A combination of increased media attention on tax avoidance and the need to shore up Governmental tax receipts in difficult economic conditions has led to the tax arrangements of multi-nationals being put in the spotlight. The press and the activities of NGOs and charities have, in particular, raised the issue of tax avoidance in the public consciousness and the political arena.
Much of the debate, often addressing very complex issues, has been conducted in an unfortunately simplistic manner, eliding the difference between avoidance and evasion and painting legitimate, long-standing arrangements as aggressive avoidance, for example. However, in the furore over tax avoidance, one area in relation to which all could find common ground was the need to modernise the international tax rules.
Many of the rules which determine the tax treatment of cross-border situations pre-date the current digital economy. For example, it is now possible for businesses to sell goods and services into economies with no physical presence in a way that could not be conceived when the rules dealing with permanent establishments were first formulated. As a result, it can be difficult to apply these rules to the modern business context.
As a result of the growing pressure in the tax avoidance debate and at the request of the Governments of the G20, the OECD produced a report into base erosion and profit shifting (BEPS) in February 2013. This report received strong support from the G20 leaders and accordingly was followed in July 2013 by the OECD Action Plan, which set out 15 specific actions to be taken forward by the OECD.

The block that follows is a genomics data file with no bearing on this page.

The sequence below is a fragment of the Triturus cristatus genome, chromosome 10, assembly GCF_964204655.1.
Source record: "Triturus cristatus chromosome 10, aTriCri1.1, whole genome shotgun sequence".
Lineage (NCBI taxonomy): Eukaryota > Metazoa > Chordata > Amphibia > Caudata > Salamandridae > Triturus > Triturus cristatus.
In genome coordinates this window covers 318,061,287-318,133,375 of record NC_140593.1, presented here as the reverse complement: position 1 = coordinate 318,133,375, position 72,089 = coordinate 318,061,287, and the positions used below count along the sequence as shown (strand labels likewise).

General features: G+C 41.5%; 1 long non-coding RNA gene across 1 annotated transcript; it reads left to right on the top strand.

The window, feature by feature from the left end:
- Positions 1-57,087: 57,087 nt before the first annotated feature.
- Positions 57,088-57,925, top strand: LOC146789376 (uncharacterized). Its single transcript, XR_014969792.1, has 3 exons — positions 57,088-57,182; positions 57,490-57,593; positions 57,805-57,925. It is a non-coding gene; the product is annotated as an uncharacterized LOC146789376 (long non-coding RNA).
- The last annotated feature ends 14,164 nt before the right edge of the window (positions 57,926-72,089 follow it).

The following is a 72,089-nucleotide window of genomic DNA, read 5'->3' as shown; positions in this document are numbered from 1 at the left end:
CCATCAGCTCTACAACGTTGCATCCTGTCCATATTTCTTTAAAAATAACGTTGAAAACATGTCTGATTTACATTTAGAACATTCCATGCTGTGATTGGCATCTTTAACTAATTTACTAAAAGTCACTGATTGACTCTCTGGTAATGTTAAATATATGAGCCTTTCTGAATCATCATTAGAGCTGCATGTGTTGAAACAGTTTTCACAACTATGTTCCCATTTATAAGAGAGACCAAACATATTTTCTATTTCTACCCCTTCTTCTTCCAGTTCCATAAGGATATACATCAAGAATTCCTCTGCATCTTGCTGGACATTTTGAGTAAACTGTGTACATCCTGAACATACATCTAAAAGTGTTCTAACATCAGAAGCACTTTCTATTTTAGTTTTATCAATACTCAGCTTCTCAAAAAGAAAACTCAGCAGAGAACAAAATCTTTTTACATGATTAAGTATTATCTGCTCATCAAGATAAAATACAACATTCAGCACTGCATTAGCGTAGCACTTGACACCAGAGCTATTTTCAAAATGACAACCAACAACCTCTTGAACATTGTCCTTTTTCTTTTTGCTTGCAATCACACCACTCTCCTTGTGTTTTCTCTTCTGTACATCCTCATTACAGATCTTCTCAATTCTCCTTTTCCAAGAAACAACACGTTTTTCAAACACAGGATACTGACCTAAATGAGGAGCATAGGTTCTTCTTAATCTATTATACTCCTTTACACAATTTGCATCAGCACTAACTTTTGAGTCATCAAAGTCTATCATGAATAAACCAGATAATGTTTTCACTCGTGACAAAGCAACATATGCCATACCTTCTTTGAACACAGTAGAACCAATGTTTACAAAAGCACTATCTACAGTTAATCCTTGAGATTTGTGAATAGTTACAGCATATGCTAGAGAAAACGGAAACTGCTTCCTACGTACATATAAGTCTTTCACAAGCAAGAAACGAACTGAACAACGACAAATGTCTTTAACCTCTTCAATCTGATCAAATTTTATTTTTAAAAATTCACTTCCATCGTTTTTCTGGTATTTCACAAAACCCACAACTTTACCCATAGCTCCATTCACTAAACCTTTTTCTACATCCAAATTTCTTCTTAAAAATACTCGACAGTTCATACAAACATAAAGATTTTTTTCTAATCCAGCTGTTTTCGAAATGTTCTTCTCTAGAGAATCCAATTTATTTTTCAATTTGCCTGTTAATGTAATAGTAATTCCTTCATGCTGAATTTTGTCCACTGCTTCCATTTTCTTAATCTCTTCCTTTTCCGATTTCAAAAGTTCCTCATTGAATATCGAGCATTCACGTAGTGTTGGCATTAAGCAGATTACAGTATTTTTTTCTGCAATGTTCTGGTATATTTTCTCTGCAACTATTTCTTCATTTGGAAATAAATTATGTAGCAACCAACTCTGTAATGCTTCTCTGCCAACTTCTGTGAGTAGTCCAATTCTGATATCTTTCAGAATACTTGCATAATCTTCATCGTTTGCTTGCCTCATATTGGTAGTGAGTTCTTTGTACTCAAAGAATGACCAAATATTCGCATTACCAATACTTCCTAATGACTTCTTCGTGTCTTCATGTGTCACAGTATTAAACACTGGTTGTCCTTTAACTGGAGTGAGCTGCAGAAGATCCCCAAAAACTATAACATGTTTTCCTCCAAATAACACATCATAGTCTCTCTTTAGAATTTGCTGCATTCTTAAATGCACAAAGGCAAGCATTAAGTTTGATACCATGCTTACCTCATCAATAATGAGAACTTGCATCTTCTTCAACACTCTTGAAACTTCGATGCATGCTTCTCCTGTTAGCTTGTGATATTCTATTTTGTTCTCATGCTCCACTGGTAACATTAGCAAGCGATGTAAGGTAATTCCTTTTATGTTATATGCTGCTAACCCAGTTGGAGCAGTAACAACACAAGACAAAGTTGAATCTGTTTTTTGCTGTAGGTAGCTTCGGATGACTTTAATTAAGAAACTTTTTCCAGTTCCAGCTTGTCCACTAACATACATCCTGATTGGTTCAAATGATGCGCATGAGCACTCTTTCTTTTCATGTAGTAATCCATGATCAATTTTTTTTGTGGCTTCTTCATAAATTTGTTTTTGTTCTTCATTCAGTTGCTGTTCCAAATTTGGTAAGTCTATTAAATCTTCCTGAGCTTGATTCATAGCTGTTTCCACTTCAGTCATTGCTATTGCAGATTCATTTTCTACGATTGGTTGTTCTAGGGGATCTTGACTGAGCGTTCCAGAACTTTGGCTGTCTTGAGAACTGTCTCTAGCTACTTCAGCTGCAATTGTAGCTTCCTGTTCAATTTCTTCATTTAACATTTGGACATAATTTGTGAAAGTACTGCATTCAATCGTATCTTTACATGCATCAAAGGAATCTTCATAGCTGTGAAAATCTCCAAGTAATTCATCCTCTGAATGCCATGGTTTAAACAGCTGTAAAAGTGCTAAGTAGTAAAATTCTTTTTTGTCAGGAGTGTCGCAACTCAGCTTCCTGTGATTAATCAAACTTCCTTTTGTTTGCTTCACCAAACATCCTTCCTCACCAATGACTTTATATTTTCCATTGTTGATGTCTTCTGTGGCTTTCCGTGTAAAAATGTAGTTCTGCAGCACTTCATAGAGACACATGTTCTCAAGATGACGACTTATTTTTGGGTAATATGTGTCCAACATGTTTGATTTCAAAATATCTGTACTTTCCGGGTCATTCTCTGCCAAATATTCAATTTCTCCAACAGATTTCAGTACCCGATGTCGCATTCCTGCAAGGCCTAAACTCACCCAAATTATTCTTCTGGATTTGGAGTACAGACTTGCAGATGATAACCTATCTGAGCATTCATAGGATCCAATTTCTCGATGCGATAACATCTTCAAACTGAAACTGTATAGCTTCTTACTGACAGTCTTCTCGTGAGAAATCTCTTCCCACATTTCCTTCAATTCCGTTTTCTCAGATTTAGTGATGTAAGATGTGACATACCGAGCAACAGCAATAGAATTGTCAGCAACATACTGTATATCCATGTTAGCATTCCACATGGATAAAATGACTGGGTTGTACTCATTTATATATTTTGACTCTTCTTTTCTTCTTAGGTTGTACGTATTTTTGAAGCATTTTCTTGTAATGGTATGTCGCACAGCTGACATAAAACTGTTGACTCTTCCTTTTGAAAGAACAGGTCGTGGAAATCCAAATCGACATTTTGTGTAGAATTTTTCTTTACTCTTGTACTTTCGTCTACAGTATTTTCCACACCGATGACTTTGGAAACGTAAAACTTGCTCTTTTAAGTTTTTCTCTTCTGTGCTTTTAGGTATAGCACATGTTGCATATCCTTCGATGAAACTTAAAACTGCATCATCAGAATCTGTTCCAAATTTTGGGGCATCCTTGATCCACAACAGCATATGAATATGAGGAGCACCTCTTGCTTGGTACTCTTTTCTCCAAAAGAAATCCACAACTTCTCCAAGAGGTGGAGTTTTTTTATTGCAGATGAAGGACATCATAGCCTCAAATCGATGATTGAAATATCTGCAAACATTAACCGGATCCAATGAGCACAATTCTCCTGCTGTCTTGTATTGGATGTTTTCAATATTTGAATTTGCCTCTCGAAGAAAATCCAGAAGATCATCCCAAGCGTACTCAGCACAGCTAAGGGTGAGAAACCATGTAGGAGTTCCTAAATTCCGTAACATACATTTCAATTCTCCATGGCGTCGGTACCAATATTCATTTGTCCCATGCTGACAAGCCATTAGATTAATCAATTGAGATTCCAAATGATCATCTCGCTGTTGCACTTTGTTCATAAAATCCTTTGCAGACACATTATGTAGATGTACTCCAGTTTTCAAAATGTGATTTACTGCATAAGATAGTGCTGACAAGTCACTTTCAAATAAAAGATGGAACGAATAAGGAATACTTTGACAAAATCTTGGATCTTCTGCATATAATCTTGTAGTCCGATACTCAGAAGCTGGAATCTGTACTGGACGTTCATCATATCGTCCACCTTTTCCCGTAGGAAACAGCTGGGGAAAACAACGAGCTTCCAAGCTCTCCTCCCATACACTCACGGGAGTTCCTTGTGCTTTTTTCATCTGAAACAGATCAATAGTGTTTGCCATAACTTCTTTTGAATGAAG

In September 2015, the OECD published its final reports on these action points. They cover a wide-range of international tax issues, including: taxation of the digital economy; use of hybrid instruments and entities; modernising transfer pricing rules, especially with regard to intangibles; double tax treaty abuse; permanent establishment rules; CFC rules; base erosion via interest deduction; and country-by-country reporting.
Following the publication of the final reports, the focus now moves to the issue of implementation of the various agreed actions in the participating jurisdictions.
ATAD II: hybrid mismatches with third countries
AG opines on scope of anti-Directive shopping rules
Treaty relief and non-CIV funds discussion draft
OECD updates BEPS report on interest deductions
The Multilateral Convention to implement BEPS Tax Treaty Measures
UK consultation on interest restrictions: Simmons & Simmons response
BEPS and interest restrictions: banks and insurance companies
Draft Anti Tax Avoidance Directive approved
Further consultation on UK interest restrictions
OECD BEPS consultation on treaty entitlement of funds
EU Commission publishes anti-tax avoidance package
MPs to investigate UK tax system following Google tax deal
CbC Competent Authority Agreement signed
The OECD’s BEPS Action Plan
Encyclopaedia of BEPS: the effects on the funds market
UK consults on BEPS recommendations for interest restrictions
UK consults on CbC reporting
OECD releases final BEPS reports
BEPS Action 13: Country-by-Country Reporting Implementation Package
Preventing the artificial avoidance of PE status
OECD's discussion document on CFC rules
BEPS: What does it mean for funds and asset managers?
OECD progress towards implementing BEPS
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